What Happens When the Miami-Dade Corrections Dept Doesn’t Think You Look Like A Woman
Fior Pichardo de Veloz is a lawyer. She is also a local elected official in the Dominican Republic. In November 2013, she flew into the Miami International Airport in Florida to witness the birth of her grandchild. She was taken into custody on a federal, 1988 warrant for a drug charge in a case that she thought had been resolved.
That was two years ago, and on September 13, 2016, Fior filed a lawsuit in federal court; not because of the mix-up with the warrant, but because a nurse at the Miami-Dade jail assumed that Fior had been born male and had her placed in a general holding cell with 40 men.
According to her lawyers, Fior was initially placed into a jail cell as a woman, but a nurse alleged to evaluating her for exhibiting “non-traditional male characteristics.” The nurse alleged that she determined Fior had male reproductive organs and she was then sent to Metro West Detention Center, a male-only facility.
Fior wrote a handwritten complaint to the Department of Corrections stating;
“I feel offended because they have offended my integrity as a woman …doubting me if I have changed my sex and (I) take off my clothes many times and ask me why I have done it. (I’m) telling them no.”
In other words, even after taking off her clothes to show the nurses that she is a woman, they insisted that she is transgendered. They appeared more concerned with humiliating Fior by asking her why she transgendered from male to female than considering her safety. While researching for this report, I found no reports that the Florida Dept. of Corrections did anything about Fior’s complaint.
Lawyers for Fior Pichardo de Veloz announced the federal lawsuit, saying she was “taunted for more than 10 hours” by male inmates. Fior repeatedly told jailers she was married with three children and had never gotten a sex-change operation. According to the lawsuit, as a correctional officer was placing her in the cell, he said to her in Spanish, “Suerte si te veo viva manaña” which translated, means “You’ll be lucky if I see you alive tomorrow.”
The 10 hours left Fior shattered. At one point she urinated on herself to avoid using the toilet in front of the men. Her family wasn’t able to find her for hours because the jail’s staff was looking for a woman. Once they discovered she’d been placed in the male cell, the family told guards she was not a man. The guards then had two nurses examine Fior, who determined that she is a woman.
Attorney David Kubilium said that Fior was sexually harassed and threatened with rape. Fior says that she has suffered continued physical and psychological damage from the incident, and she has been under the care of a psychiatrist.
At the time she was detained at the Miami-Dade jail, Fior was 50-years old. She had been married to her husband for 32 years.
NBC 6 exclusively obtained reports that a medical nurse who examined Fior inside the Turner Guilford Knight Correctional Center in Miami-Dade after her Nov. 4 arrest somehow came to the conclusion that Fior was a man. One corrections form has an M in the block indicating gender, even though her arrest report lists her as a female.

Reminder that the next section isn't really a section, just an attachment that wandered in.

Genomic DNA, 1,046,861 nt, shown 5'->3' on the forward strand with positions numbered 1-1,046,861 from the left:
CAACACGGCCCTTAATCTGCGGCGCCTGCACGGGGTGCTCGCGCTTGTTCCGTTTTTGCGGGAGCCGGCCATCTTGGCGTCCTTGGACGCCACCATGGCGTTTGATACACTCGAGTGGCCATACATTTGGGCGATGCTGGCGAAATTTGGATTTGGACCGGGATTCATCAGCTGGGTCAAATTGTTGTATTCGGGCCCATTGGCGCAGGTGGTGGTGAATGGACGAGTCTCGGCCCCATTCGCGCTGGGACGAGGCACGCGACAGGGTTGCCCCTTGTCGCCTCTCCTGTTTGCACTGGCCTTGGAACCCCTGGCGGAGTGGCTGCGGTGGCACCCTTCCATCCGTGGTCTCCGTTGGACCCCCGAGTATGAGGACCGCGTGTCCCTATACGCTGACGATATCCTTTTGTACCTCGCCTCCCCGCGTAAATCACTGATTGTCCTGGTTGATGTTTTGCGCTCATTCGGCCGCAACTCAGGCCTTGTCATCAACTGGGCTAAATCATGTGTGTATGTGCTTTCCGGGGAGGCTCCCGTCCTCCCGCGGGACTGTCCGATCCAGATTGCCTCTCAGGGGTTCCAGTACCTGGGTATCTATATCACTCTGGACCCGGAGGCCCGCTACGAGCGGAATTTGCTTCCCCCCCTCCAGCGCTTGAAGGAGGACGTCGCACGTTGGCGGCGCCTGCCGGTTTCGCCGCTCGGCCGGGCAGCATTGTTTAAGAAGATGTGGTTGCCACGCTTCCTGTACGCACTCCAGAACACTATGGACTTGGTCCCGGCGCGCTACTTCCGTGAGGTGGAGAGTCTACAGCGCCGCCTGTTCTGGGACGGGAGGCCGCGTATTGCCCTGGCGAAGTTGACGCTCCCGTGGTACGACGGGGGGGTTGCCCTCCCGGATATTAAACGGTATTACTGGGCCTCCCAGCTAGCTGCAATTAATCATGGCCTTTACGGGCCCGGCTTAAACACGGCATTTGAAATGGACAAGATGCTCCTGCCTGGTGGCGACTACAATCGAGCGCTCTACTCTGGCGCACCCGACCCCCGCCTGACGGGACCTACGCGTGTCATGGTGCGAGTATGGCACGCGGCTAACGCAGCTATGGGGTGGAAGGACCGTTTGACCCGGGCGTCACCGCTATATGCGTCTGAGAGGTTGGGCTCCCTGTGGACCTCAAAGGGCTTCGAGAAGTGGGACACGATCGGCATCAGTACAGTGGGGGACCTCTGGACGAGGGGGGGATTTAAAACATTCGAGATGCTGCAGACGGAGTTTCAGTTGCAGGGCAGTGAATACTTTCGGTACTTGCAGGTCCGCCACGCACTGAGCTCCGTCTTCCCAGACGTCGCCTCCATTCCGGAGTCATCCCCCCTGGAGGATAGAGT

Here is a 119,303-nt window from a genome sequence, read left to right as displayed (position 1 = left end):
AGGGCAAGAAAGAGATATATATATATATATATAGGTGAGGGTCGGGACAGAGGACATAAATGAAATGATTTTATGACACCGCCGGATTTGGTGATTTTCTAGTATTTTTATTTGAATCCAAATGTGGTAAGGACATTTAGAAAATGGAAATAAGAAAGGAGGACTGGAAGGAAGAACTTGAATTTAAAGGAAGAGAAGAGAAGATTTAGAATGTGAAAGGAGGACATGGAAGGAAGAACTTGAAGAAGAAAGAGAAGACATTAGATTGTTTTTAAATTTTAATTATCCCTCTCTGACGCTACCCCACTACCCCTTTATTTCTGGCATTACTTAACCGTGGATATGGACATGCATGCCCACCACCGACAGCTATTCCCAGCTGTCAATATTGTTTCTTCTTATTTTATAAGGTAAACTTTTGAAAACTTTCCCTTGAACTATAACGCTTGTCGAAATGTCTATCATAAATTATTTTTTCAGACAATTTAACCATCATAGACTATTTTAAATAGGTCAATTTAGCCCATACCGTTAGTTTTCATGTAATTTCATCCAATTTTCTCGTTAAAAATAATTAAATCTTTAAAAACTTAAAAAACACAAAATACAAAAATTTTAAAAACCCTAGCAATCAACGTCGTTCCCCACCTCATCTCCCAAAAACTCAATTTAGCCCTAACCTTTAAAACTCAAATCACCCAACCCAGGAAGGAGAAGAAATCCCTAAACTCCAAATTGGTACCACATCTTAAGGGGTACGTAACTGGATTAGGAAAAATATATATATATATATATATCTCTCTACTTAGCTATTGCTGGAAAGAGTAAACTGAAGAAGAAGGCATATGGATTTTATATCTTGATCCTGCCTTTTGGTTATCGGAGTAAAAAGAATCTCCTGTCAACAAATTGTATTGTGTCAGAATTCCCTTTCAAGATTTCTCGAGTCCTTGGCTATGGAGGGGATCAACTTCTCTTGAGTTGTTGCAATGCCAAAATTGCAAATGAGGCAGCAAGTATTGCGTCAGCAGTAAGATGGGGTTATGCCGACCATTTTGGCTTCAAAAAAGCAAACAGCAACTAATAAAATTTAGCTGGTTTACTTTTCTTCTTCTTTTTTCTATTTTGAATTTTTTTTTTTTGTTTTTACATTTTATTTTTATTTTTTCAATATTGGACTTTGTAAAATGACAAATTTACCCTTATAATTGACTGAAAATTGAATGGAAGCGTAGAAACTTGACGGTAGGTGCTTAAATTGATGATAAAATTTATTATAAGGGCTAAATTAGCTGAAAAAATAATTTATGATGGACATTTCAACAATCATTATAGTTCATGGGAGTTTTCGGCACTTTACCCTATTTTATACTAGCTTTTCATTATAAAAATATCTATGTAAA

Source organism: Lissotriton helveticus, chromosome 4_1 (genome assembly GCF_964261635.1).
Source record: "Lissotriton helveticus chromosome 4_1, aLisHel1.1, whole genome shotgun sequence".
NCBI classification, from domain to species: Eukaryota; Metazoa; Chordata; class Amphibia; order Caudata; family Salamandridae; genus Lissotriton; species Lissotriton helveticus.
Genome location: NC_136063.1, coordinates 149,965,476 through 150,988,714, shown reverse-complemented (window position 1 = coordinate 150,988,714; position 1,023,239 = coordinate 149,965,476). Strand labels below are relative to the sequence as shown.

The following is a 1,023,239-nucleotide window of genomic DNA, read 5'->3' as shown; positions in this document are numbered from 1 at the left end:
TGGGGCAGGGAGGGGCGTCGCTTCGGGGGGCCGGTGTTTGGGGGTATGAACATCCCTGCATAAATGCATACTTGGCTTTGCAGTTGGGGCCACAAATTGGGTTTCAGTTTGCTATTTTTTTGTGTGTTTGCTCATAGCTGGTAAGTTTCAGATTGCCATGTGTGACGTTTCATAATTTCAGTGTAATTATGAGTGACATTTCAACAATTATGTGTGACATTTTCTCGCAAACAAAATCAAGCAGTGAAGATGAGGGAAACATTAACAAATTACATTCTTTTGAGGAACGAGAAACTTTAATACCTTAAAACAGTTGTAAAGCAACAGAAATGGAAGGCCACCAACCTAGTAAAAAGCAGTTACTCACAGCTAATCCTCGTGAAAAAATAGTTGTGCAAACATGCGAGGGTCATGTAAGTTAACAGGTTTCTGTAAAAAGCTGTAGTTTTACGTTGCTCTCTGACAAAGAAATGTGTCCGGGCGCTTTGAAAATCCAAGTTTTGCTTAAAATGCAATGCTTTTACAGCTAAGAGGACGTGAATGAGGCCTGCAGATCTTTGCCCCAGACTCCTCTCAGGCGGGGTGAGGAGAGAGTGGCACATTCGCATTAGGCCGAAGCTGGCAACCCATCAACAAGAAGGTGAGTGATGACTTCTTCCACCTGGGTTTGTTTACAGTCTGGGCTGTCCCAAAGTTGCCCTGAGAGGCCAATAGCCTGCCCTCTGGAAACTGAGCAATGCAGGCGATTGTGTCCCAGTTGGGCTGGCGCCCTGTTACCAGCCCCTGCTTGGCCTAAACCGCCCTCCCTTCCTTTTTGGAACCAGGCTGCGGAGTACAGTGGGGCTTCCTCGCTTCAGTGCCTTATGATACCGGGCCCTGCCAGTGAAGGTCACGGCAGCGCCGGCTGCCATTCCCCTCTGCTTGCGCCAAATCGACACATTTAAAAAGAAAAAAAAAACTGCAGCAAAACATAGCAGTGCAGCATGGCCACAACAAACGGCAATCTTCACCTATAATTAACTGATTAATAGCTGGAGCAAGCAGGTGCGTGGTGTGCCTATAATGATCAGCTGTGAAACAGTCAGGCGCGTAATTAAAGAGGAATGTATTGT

The Daily Business Review reports that Miami-Dade Corrections Department Chandra Gavin declined comment, citing ongoing litigation. Department staff said the nurses in the complaint are employees of Jackson Memorial Hospital.
The American Bar Association Journal has more on this story and a recent video interview with Fior from the Dominician Republic. You can watch it at this link.
One of the things that I desire is that people with authority who can abuse it and cause harm to others learn empathy. What if it were them; their wife; daughter; sister; niece; mother; grandmother? Would they want their relatives treated that way?
What if Fior had totally transgendered as the nurse thought? It would still be dangerous to place her in a cell with men because physically, she would be a woman.
Our society should have no place for professionals, such as that nurse, to be biased. As we saw with Kim Davis, the Rowan County Kentucky Clerk, when people cannot do their jobs because of personal biases, they violate the constitutional rights of others. The guard who told Fior that she would be lucky to be living the next day should not use his position to intimidate with such fear. Such intimidation clearly conveys that the guard was willing to stand-by as Fior was murdered. That fear was real for Fior. Some people would not be able to hold themselves together for 10 minutes after hearing that, much less 10 hours.
Hopefully, Fior’s lawsuit can cause some needed changes in Florida’s Department of Corrections, including changes for how their personnel treat real transgendered inmates.
Posted on 09/22/2016, in Cases, civil rights, Fior Pichardo de Veloz, LGBT and tagged David Kubilium, Department of Corrections, Dominican Republic, federal, Fior Pichardo de Veloz, Florida, lawsuit, Miami-Dade. Bookmark the permalink. 22 Comments.